The softly fabulated mise-en-scene is playfully beguiling, as it immerses the viewer into a series of unanswerable questions. Like Lewis Carroll’s riddles, Bacher tests the viewer’s ingenuity by asking them to follow a series of seeming non-sequiturs: why are pools of glitter like a self-tuning piano? Or, what is Leonard Cohen to James Earl Jones? Answers are always elusive; the moment one begins to form tangible thoughts or find a common constellation, perspectives shift, objects are replaced and characters reconsidered. As a viewer, you’re chasing after meaning through a landscape as familiar as it is alienating; you emerge on the other side to find everything intact – if not entirely in reverse. Walking through the exhibition spaces, works appear as unrelated sequences, following what film director Jonathan Miller has called the “Kafkaesque illogicality of dreams,”12 in reference to his rendition of Carroll’s Alice’s Adventures in Wonderland (1966). Each item magnifies, in scale and material, a “minimally factual”13 surface in order to access the more surreal qualities of the real. Bacher directs with the same measured pace and dizzying language of Miller’s Alice, whose expressionless figure motions through Wonderland by virtue of sudden, convulsive twists, like matted hair stiffly flicked or hands folded together with a wooden quality odd for a young girl. Bacher’s elliptical staging disorients the viewer in similar manner by enhancing characteristics and forms that seem out-of-place, ungraspable or ever-so-slightly altered from its original form. Her strangeness is minimalistic: the rather simple twists, and plays with light and orientation creating new meaning in objects or new ways of looking at them. The Alps (2016) is another flat, empty surface imbued with a new material presence simply by being hung sideways. The twist exacerbates its three-dimensionality and transports the mind to far-off places like Neuschwanstein Castle, the crystalline landscapes of Downhill Racer (1969), or Kristen Stewart’s snowy expressions in Clouds of Sils Maria (2013). Behind this, a horizontal line is drawn across the gallery, Blue Infinite (Horizon) (2016) – a topsy-turvy refusal to stay within the limits of the literal, when the world itself functions on elliptical and inconsistent terms. (That the line seems to have been erased and redrawn a welcome emphasis on the art of imprecision.)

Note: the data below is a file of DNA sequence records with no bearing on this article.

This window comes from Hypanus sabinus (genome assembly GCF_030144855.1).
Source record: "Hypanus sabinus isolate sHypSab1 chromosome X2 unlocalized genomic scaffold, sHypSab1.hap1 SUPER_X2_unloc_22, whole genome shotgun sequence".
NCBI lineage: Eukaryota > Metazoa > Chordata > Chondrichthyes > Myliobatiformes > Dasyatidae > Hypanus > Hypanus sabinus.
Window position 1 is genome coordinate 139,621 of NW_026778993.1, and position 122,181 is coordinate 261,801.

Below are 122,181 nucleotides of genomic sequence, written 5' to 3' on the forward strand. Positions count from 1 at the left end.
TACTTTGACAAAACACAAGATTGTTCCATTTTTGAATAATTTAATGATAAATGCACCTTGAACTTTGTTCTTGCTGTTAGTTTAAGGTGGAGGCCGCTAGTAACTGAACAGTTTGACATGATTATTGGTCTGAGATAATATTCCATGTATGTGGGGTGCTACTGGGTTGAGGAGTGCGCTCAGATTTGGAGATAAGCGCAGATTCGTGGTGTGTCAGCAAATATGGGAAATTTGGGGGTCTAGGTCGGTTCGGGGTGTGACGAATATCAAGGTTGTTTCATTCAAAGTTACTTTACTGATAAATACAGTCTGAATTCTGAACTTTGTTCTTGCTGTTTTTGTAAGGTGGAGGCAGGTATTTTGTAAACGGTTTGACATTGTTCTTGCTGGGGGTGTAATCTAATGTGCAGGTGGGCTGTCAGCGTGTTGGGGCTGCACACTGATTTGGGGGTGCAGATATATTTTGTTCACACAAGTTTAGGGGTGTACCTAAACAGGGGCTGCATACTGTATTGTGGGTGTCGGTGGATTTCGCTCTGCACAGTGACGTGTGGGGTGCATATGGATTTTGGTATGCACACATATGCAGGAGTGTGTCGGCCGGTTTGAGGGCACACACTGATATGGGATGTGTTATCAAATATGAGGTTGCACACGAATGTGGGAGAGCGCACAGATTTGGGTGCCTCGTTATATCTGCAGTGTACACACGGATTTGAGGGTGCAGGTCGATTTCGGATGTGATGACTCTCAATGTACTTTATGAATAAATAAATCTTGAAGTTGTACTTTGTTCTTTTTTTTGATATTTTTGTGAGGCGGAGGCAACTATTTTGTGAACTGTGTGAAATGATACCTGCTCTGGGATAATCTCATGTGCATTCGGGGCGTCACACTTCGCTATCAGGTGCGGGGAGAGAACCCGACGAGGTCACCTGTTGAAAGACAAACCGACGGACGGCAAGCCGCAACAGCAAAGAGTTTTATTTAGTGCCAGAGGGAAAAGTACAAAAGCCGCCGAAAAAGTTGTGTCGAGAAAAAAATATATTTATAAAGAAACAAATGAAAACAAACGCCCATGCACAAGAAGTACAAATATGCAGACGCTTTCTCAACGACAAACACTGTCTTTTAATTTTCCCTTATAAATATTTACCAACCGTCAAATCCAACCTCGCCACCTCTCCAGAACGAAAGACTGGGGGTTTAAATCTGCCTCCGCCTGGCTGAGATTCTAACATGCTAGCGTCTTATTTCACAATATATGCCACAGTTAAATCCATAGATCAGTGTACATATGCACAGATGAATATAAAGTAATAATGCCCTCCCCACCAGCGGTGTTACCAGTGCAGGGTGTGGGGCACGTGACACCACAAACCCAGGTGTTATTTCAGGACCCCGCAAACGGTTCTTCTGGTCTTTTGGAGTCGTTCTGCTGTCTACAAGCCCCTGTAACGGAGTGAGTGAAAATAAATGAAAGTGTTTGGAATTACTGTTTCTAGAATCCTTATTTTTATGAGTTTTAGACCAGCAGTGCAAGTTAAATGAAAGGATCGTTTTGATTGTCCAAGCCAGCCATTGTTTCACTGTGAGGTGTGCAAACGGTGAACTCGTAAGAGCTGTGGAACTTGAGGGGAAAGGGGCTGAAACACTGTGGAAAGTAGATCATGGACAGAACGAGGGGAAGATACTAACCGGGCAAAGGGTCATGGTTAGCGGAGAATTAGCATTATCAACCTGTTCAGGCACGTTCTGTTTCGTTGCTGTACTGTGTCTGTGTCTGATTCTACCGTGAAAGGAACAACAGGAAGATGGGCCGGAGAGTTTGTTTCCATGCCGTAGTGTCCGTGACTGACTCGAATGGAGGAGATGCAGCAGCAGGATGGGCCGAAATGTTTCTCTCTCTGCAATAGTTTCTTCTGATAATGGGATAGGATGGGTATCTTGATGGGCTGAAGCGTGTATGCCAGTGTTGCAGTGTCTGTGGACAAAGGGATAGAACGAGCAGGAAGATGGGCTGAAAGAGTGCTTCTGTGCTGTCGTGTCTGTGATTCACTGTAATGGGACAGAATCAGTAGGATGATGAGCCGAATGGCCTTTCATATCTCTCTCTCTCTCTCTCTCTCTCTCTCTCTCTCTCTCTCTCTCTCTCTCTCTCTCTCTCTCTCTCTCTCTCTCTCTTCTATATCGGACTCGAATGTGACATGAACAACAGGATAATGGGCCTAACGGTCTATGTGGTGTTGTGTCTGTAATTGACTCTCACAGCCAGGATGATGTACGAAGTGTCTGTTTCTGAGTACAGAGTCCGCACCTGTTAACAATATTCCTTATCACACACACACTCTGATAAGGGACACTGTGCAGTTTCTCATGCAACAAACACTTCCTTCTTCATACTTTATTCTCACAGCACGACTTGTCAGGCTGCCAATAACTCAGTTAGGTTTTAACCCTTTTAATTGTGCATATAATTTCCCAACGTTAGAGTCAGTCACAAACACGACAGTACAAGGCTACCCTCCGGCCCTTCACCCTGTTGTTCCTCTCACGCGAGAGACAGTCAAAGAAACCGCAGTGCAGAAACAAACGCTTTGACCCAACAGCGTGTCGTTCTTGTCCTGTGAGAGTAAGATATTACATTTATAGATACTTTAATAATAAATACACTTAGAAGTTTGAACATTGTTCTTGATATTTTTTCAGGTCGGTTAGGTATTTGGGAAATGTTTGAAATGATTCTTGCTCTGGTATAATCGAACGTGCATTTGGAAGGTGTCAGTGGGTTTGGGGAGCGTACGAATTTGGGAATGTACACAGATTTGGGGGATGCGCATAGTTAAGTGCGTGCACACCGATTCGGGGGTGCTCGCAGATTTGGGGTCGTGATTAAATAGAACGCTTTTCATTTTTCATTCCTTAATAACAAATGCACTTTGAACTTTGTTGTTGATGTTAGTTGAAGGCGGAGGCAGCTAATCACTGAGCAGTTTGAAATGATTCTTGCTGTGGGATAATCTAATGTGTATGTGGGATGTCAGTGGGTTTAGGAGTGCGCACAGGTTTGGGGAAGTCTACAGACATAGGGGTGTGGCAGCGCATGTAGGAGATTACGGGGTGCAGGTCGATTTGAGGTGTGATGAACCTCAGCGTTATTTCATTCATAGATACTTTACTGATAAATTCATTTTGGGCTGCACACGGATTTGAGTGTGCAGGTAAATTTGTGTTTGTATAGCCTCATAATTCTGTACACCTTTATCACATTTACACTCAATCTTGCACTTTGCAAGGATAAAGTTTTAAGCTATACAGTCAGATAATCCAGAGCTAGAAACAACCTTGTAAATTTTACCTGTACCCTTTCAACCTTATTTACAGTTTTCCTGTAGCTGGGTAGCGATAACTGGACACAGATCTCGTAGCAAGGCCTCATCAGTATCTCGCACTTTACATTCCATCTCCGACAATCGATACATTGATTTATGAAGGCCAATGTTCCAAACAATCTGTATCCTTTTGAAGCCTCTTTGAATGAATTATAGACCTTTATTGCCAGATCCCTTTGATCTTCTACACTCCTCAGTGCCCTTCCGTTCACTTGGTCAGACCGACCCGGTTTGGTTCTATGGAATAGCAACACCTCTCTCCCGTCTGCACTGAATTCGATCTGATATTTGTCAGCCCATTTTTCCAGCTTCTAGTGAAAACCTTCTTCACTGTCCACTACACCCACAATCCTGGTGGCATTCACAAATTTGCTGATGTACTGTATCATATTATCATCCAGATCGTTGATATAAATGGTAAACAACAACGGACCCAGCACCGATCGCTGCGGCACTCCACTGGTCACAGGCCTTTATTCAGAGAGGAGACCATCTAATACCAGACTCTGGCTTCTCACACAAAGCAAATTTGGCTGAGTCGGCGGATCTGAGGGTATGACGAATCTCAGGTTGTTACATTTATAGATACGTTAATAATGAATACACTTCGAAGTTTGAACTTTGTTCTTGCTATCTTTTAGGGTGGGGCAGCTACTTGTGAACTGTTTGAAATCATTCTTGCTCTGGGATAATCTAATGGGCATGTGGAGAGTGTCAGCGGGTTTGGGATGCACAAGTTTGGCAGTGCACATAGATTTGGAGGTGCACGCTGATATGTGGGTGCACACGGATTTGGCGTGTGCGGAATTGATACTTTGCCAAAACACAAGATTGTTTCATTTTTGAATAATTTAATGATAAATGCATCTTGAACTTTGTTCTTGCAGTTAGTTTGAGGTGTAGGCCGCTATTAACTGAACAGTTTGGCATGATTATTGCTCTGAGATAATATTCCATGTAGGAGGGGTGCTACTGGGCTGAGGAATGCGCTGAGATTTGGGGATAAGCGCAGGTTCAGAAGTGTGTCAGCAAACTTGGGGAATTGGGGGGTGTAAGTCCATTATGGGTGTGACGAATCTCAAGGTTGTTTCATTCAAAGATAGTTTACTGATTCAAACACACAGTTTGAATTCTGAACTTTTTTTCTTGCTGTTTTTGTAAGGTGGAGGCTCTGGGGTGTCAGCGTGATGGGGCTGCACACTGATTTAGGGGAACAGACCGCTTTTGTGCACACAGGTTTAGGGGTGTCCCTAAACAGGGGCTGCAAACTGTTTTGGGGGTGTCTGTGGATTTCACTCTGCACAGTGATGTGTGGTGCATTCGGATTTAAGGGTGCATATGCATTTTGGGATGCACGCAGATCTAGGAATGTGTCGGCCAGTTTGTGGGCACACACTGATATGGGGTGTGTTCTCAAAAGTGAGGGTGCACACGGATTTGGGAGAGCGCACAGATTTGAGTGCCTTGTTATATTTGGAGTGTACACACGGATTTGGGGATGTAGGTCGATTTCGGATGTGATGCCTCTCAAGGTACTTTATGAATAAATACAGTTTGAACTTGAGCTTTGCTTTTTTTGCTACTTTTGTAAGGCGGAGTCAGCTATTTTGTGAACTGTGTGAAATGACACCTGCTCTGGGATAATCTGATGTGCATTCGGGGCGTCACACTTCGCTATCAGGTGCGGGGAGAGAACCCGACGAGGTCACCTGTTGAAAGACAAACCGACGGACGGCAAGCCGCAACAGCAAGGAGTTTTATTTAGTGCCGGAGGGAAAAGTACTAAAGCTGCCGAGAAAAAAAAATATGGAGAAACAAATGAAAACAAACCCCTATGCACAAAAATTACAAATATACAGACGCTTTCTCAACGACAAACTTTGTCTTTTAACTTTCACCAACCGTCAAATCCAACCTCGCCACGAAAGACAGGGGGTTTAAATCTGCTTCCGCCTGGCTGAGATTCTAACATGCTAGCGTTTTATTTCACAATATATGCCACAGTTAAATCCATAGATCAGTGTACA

Dazed, one moves through Bacher’s exhibition guided by perplexing and unaccountable visual and aural cues; subtle shifts in scale, pace and perspective destabilize the way we perceive objects, but moreover alter the way we affix meaning to them. The exhibition’s titular sculpture, Magic Mountain, was first shown at MoMA PS1 in 2015, presented under bright lights, leaving little about its materiality to the imagination. At 356, the softness of the same audio-foam peaks are made ambiguous under heavy spot-lights and the Lynchian blue hues of a video cast into the corner of the wall. The blue-grey shapes are also stacked to such heights that they almost hit the ceiling, placing emphasis on a looming quality that distracts from its surface. The peaks draw the eye into foamy ravines that lead to nowhere but dark pores; they add sharpness to the soft material, like the sudden recognition of fiction in what was previously identifiable as real. The viewer is continuously led astray, not by Bacher’s wily ways, but because each crevice seems to demand its own attention. In contrast to the gloss of The Alps, or the spills of glitter upstairs, the folds of the mountain and its faux peaks absorb focus. Whether Bacher intends to evoke loss in Barthes’ terms is beside the point. What this concerns is a loss of reality and grounding, and re-enforces the fact that art’s effect is only truly experienced in situ.